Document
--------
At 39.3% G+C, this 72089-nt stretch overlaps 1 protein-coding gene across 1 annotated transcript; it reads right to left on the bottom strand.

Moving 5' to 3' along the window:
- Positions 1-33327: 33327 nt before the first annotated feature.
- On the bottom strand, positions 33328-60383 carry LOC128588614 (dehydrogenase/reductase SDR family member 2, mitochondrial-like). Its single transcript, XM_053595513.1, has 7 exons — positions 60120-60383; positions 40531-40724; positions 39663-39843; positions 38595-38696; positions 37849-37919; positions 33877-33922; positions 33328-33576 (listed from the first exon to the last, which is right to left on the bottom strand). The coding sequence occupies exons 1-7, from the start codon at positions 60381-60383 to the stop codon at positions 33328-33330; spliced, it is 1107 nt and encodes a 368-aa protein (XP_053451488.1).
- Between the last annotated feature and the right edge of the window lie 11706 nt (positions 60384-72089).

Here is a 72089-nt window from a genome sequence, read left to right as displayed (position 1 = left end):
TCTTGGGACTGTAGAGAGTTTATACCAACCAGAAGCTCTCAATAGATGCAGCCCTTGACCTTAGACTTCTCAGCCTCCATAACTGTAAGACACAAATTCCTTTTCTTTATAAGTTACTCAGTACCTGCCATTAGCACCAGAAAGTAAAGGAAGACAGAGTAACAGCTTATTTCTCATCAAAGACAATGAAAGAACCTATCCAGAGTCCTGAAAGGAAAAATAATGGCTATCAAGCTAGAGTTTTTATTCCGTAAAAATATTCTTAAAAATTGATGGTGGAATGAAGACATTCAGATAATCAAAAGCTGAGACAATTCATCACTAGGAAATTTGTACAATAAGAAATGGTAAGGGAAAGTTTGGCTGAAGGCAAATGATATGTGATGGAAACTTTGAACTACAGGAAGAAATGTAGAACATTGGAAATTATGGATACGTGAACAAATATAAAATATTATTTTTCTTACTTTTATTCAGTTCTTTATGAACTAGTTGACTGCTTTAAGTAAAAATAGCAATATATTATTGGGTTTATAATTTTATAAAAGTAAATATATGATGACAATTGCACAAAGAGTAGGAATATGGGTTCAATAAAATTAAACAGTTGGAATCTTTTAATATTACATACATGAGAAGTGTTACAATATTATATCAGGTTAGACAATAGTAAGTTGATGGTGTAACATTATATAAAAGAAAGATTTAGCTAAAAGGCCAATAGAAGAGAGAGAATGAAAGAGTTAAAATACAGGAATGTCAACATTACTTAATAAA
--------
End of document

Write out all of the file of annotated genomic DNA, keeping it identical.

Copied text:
At 39.3% G+C, this 72089-nt stretch overlaps 1 protein-coding gene across 1 annotated transcript; it reads right to left on the bottom strand.

Moving 5' to 3' along the window:
- Positions 1-33327: 33327 nt before the first annotated feature.
- On the bottom strand, positions 33328-60383 carry LOC128588614 (dehydrogenase/reductase SDR family member 2, mitochondrial-like). Its single transcript, XM_053595513.1, has 7 exons — positions 60120-60383; positions 40531-40724; positions 39663-39843; positions 38595-38696; positions 37849-37919; positions 33877-33922; positions 33328-33576 (listed from the first exon to the last, which is right to left on the bottom strand). The coding sequence occupies exons 1-7, from the start codon at positions 60381-60383 to the stop codon at positions 33328-33330; spliced, it is 1107 nt and encodes a 368-aa protein (XP_053451488.1).
- Between the last annotated feature and the right edge of the window lie 11706 nt (positions 60384-72089).

Here is a 72089-nt window from a genome sequence, read left to right as displayed (position 1 = left end):
TCTTGGGACTGTAGAGAGTTTATACCAACCAGAAGCTCTCAATAGATGCAGCCCTTGACCTTAGACTTCTCAGCCTCCATAACTGTAAGACACAAATTCCTTTTCTTTATAAGTTACTCAGTACCTGCCATTAGCACCAGAAAGTAAAGGAAGACAGAGTAACAGCTTATTTCTCATCAAAGACAATGAAAGAACCTATCCAGAGTCCTGAAAGGAAAAATAATGGCTATCAAGCTAGAGTTTTTATTCCGTAAAAATATTCTTAAAAATTGATGGTGGAATGAAGACATTCAGATAATCAAAAGCTGAGACAATTCATCACTAGGAAATTTGTACAATAAGAAATGGTAAGGGAAAGTTTGGCTGAAGGCAAATGATATGTGATGGAAACTTTGAACTACAGGAAGAAATGTAGAACATTGGAAATTATGGATACGTGAACAAATATAAAATATTATTTTTCTTACTTTTATTCAGTTCTTTATGAACTAGTTGACTGCTTTAAGTAAAAATAGCAATATATTATTGGGTTTATAATTTTATAAAAGTAAATATATGATGACAATTGCACAAAGAGTAGGAATATGGGTTCAATAAAATTAAACAGTTGGAATCTTTTAATATTACATACATGAGAAGTGTTACAATATTATATCAGGTTAGACAATAGTAAGTTGATGGTGTAACATTATATAAAAGAAAGATTTAGCTAAAAGGCCAATAGAAGAGAGAGAATGAAAGAGTTAAAATACAGGAATGTCAACATTACTTAATAAA